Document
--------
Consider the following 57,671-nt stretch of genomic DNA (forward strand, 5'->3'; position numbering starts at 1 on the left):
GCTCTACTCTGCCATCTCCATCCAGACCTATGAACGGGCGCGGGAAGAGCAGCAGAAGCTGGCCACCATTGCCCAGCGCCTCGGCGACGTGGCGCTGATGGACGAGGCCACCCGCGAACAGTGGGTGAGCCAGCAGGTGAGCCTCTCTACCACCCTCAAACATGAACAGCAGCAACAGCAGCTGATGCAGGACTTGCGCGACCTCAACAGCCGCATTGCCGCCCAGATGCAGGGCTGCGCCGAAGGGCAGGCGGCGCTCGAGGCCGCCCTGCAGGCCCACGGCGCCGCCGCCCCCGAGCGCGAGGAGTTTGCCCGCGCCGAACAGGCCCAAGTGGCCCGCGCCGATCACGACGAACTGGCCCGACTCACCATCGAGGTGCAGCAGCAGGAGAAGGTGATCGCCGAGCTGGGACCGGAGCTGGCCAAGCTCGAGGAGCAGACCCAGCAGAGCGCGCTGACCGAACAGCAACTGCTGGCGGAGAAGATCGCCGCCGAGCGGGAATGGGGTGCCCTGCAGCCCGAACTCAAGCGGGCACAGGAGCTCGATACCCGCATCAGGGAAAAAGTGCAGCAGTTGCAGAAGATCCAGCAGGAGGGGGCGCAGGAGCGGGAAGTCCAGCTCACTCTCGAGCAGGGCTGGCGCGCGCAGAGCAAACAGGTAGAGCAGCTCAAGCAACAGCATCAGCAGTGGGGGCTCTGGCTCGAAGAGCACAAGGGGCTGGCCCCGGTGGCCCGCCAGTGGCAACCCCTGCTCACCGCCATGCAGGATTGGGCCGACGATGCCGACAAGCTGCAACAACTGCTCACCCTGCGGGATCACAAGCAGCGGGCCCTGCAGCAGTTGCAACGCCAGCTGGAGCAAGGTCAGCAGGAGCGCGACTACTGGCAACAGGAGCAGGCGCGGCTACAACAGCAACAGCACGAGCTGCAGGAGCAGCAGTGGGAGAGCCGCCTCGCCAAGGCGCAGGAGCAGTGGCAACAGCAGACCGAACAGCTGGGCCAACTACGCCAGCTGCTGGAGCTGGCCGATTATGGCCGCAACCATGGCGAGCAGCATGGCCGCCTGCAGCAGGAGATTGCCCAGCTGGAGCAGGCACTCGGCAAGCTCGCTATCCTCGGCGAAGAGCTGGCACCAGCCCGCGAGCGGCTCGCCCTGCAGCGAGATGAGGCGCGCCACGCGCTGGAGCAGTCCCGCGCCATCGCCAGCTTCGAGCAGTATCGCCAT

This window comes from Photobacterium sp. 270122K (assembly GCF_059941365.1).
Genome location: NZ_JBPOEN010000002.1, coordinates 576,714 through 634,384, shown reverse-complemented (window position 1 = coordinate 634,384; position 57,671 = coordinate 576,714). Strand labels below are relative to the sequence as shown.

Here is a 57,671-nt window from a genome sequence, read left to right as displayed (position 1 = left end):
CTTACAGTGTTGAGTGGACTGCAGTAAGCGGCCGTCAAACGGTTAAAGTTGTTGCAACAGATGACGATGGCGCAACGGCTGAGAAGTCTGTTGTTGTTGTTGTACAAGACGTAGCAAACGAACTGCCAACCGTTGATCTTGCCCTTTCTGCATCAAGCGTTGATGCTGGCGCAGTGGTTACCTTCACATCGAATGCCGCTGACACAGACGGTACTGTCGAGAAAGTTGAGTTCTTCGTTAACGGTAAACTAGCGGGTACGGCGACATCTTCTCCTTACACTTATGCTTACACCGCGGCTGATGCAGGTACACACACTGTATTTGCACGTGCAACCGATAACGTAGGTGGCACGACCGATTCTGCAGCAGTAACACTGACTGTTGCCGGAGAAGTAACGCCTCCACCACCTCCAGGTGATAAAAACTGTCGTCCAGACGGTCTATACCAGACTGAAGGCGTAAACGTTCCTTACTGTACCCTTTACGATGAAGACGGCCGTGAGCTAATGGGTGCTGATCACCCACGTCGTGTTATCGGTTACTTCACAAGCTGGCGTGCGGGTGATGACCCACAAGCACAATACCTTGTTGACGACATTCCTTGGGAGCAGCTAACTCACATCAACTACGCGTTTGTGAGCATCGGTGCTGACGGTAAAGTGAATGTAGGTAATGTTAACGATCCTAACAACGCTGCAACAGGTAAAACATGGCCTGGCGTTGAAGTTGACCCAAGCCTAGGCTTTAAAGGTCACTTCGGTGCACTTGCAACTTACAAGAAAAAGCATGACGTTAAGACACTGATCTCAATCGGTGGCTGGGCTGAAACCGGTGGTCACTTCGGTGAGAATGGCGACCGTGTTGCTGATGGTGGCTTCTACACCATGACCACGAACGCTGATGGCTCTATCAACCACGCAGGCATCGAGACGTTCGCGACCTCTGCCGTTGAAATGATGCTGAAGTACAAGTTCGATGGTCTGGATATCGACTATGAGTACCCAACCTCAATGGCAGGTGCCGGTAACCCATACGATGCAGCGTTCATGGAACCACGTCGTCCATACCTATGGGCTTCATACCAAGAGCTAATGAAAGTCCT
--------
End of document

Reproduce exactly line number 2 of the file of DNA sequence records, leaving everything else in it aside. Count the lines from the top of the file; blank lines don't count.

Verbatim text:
GCTCTACTCTGCCATCTCCATCCAGACCTATGAACGGGCGCGGGAAGAGCAGCAGAAGCTGGCCACCATTGCCCAGCGCCTCGGCGACGTGGCGCTGATGGACGAGGCCACCCGCGAACAGTGGGTGAGCCAGCAGGTGAGCCTCTCTACCACCCTCAAACATGAACAGCAGCAACAGCAGCTGATGCAGGACTTGCGCGACCTCAACAGCCGCATTGCCGCCCAGATGCAGGGCTGCGCCGAAGGGCAGGCGGCGCTCGAGGCCGCCCTGCAGGCCCACGGCGCCGCCGCCCCCGAGCGCGAGGAGTTTGCCCGCGCCGAACAGGCCCAAGTGGCCCGCGCCGATCACGACGAACTGGCCCGACTCACCATCGAGGTGCAGCAGCAGGAGAAGGTGATCGCCGAGCTGGGACCGGAGCTGGCCAAGCTCGAGGAGCAGACCCAGCAGAGCGCGCTGACCGAACAGCAACTGCTGGCGGAGAAGATCGCCGCCGAGCGGGAATGGGGTGCCCTGCAGCCCGAACTCAAGCGGGCACAGGAGCTCGATACCCGCATCAGGGAAAAAGTGCAGCAGTTGCAGAAGATCCAGCAGGAGGGGGCGCAGGAGCGGGAAGTCCAGCTCACTCTCGAGCAGGGCTGGCGCGCGCAGAGCAAACAGGTAGAGCAGCTCAAGCAACAGCATCAGCAGTGGGGGCTCTGGCTCGAAGAGCACAAGGGGCTGGCCCCGGTGGCCCGCCAGTGGCAACCCCTGCTCACCGCCATGCAGGATTGGGCCGACGATGCCGACAAGCTGCAACAACTGCTCACCCTGCGGGATCACAAGCAGCGGGCCCTGCAGCAGTTGCAACGCCAGCTGGAGCAAGGTCAGCAGGAGCGCGACTACTGGCAACAGGAGCAGGCGCGGCTACAACAGCAACAGCACGAGCTGCAGGAGCAGCAGTGGGAGAGCCGCCTCGCCAAGGCGCAGGAGCAGTGGCAACAGCAGACCGAACAGCTGGGCCAACTACGCCAGCTGCTGGAGCTGGCCGATTATGGCCGCAACCATGGCGAGCAGCATGGCCGCCTGCAGCAGGAGATTGCCCAGCTGGAGCAGGCACTCGGCAAGCTCGCTATCCTCGGCGAAGAGCTGGCACCAGCCCGCGAGCGGCTCGCCCTGCAGCGAGATGAGGCGCGCCACGCGCTGGAGCAGTCCCGCGCCATCGCCAGCTTCGAGCAGTATCGCCAT